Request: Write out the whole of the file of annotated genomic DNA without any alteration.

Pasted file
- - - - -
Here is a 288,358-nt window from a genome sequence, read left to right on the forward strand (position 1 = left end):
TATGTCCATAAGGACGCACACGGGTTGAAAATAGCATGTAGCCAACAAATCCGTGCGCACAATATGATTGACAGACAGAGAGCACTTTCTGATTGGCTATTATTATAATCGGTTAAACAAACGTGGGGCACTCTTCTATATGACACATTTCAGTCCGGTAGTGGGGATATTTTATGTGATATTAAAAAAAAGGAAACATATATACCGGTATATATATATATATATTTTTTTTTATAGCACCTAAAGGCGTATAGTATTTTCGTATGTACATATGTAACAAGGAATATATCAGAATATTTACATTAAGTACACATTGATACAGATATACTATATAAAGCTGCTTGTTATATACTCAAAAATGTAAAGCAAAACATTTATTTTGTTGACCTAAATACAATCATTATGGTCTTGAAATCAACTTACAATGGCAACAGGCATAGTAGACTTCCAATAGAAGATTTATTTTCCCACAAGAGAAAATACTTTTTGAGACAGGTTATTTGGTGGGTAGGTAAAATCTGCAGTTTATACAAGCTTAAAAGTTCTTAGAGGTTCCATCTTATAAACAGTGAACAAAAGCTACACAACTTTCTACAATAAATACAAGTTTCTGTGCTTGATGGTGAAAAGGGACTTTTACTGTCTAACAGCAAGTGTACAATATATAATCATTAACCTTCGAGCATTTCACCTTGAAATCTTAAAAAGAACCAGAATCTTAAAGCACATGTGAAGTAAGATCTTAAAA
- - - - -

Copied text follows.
Here is a 288,358-nt window from a genome sequence, read left to right on the forward strand (position 1 = left end):
TATGTCCATAAGGACGCACACGGGTTGAAAATAGCATGTAGCCAACAAATCCGTGCGCACAATATGATTGACAGACAGAGAGCACTTTCTGATTGGCTATTATTATAATCGGTTAAACAAACGTGGGGCACTCTTCTATATGACACATTTCAGTCCGGTAGTGGGGATATTTTATGTGATATTAAAAAAAAGGAAACATATATACCGGTATATATATATATATATTTTTTTTTATAGCACCTAAAGGCGTATAGTATTTTCGTATGTACATATGTAACAAGGAATATATCAGAATATTTACATTAAGTACACATTGATACAGATATACTATATAAAGCTGCTTGTTATATACTCAAAAATGTAAAGCAAAACATTTATTTTGTTGACCTAAATACAATCATTATGGTCTTGAAATCAACTTACAATGGCAACAGGCATAGTAGACTTCCAATAGAAGATTTATTTTCCCACAAGAGAAAATACTTTTTGAGACAGGTTATTTGGTGGGTAGGTAAAATCTGCAGTTTATACAAGCTTAAAAGTTCTTAGAGGTTCCATCTTATAAACAGTGAACAAAAGCTACACAACTTTCTACAATAAATACAAGTTTCTGTGCTTGATGGTGAAAAGGGACTTTTACTGTCTAACAGCAAGTGTACAATATATAATCATTAACCTTCGAGCATTTCACCTTGAAATCTTAAAAAGAACCAGAATCTTAAAGCACATGTGAAGTAAGATCTTAAAA